For the People Act’s Demise Is Temporary; Greater Effort Must Go Into Its Passage

Post 2020 elections, there has been two drives to change our voting system. On one side, GOP-majority State Legislatures successfully passed new voting laws that would make it more restrictive and difficult for voters from the midterm elections and onward.

On the other side, Democrats, who represent the majority in both chambers of Congress, failed to pass the For the People Act or H.R.1 which would have basically nullified the new restrictive laws passed by states, and make way for easier and expanded voting rights in a first uniformed prescription on voting by federal law.

But it’s not the end all for both tracks on changing our voting system. The new state restrictive laws are bound to face legal challenges with the US Justice Department already having filed suit, along with the ACLU and civil rights groups. This could tie up the implementation of the new laws.

On the federal side, the blocking of H.R.1 is chapter one, as other means of pursuing federal voting reform are being explored, including the abolishment of the filibuster in place of a simple majority (51+), which would make H.R.1 feasible to pass.

Or another federal bill, the John Lewis Voting Rights Advancement Act or H.R.4, could thwart at least parts of some of these new restrictive bills. H.R.4 while not prescriptive and specific, has a clause in it that requires states with a history of voting discrimination, must get federal pre-clearance before changing voting laws. Its basic function is to stop discriminatory voting before it happens.

The Better Choice is a No-Brainer
Clearly having expanded, more accessible voting lands on the side of justice and democracy. And opinion polls show strong favorability for both. Data for Progress poll found overwhelming support for the For the People Act: 77% of Democratic voters, 68% of independent voters, and 56% of Republican voters.

Over 70% of Americans believe in-person early voting should be made easier, 69% support establishing national guidelines for voting, and a majority support expanding vote-by-mail as well.

Say voting security is an issue (the main reason purportedly for enacting these new restrictive laws), it should be known that H.R.1 also seeks to enhance security measures.

As for federal overreach (the second most important reason antagonists to H.R.1 cite), the coronavirus pandemic showed that there needs to finally be a national, uniformed standard in voting to ensure that future elections run smoothly in emergency situations. Having had a federal guide to voting before the pandemic, could very well have minimized much of the skepticism brought up in the 2020 election.

The Real Intent Behind Voter Restriction Laws
This last point suggests security is not the true reason behind restrictive voting laws. Rather it’s a political one, and really about suppression for political gain.

Take mail-in voting as an example, it has been a part of the voting process for years and largely accepted by both parties. Why the sudden fuss over it and adopting laws to restrict it? The massive mail-in vote made possible in 2020 (to minimize the coronavirus from spreading) proved to be golden for Democrats.

You can look at each example one by one where changes in voting laws have occurred, you will find changes were made that will most likely impact minorities. And by extension, Democrats.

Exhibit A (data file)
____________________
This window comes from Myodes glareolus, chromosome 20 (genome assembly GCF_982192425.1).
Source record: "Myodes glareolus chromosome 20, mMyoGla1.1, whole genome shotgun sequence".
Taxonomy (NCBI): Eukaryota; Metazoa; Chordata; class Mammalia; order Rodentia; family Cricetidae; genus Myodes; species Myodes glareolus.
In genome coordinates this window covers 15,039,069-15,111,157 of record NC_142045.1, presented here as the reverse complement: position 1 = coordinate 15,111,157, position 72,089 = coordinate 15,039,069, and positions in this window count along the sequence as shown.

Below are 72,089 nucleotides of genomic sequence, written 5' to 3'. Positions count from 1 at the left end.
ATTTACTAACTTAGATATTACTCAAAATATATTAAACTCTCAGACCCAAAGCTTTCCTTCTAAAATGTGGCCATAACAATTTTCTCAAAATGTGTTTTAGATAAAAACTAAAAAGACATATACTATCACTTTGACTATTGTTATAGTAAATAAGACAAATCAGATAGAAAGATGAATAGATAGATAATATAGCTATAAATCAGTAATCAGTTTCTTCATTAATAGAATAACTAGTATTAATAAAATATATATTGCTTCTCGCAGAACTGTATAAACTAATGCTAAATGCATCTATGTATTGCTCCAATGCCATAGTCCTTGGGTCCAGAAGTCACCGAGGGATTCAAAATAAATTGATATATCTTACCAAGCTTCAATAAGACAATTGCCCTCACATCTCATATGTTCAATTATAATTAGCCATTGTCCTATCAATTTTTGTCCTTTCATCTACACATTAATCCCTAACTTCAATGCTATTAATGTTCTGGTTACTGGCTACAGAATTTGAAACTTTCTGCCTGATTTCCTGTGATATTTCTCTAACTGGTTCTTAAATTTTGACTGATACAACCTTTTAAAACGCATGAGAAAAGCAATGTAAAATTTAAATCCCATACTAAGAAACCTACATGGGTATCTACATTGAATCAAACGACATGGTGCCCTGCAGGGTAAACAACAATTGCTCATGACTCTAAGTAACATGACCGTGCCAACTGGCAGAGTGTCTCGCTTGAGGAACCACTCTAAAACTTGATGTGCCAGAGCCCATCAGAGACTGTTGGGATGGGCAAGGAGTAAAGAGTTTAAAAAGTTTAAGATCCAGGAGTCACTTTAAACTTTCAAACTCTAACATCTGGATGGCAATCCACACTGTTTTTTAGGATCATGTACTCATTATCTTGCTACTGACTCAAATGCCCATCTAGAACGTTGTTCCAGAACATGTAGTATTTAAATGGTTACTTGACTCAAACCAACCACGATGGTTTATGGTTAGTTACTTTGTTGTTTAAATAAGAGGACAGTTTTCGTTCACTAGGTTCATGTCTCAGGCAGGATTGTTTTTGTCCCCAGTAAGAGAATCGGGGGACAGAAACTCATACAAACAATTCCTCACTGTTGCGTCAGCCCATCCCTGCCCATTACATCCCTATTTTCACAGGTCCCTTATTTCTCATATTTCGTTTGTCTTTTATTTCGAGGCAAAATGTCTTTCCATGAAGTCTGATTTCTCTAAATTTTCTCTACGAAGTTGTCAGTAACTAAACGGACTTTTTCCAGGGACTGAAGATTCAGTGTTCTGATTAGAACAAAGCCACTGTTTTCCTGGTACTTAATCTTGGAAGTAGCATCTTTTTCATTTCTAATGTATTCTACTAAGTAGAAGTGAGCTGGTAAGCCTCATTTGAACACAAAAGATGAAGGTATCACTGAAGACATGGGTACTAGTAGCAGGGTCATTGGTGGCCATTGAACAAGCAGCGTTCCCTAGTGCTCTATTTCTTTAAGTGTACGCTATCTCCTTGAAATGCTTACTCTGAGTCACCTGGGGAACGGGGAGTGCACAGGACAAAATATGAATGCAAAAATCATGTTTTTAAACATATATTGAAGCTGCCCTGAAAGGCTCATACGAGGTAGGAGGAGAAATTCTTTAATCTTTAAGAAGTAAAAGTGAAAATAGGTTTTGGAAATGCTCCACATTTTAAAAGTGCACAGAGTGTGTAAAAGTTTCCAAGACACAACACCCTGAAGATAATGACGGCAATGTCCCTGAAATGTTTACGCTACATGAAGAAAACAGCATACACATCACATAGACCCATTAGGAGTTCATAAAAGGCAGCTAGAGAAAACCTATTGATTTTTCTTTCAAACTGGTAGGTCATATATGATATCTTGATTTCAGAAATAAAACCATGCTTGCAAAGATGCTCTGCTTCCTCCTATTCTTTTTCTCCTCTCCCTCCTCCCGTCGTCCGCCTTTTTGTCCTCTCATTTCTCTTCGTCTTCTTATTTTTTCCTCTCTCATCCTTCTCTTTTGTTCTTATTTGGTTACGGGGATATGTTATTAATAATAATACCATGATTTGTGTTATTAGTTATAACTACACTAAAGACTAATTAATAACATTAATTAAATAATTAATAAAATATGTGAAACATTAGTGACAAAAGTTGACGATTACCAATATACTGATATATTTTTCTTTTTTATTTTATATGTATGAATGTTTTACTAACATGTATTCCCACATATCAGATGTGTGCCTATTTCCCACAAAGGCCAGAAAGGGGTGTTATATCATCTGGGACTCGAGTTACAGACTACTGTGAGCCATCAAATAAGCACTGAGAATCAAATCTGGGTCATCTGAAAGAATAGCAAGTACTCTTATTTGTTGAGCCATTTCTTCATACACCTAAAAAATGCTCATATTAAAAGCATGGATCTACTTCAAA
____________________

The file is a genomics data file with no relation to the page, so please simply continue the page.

Additionally, seeking stronger voting security measures would make sense in its timing if 2020 was tainted by fraud, as President Donald Trump claims it was.

But it wasn’t. This is the fact.

The Elections Infrastructure Government Coordinating Council (GCC), the Election Infrastructure Sector Coordinating Executive Committees, Cybersecurity and Infrastructure Security Agency (CISA), National Association of Secretaries of State (NASS) said in a joint statement, “The November 3rd election was the most secure in American history.”

Besides that, all legal challenges alleging voter fraud had been thrown out of multiple federal and state courts, including the US Supreme Court that chose not to hear any arguments. Trump loyalists had every opportunity to furnish evidence, but the fact is there were no evidence to show fraud.

Breaking Tradition

It’s an ill sign that politics has devolved to such corrosiveness that the sanctity of voting is now political battleground. Politics has always been divisive; but the voting process since the Voting Rights Act 1965 has been generally a non-partisan safe zone.

Real Grievance
Amidst all the grievance, false one at that, in which somehow Trump voters claim to have been disenfranchised in the last election, the real grievance comes in the demise of H.R.1.  How so? Democratic senators represent 43 million more people than the 50 Republican senators who opposed the bill. Over 40 million is a huge number. Consider that the state of California has 39 million residents.  On top of that 68% favored H.R.1’s passage. The built-in system in the Senate works against the true will of most Americans. This is real grievance, if anything.

The Senate should abolish the filibuster, and pass both the For the People Act and the John Lewis Voting Rights Advancement Act.

It’s the democratic thing to do. Both the 2018 midterms and 2020 presidential elections results justify that this is the will of the majority of Americans.

Lastly, President Joe Biden needs to work harder on defending voters’ rights. His lack of presence and lack of forceful support for H.R.1 at the Hill contributed to its failing. This must change going forward.

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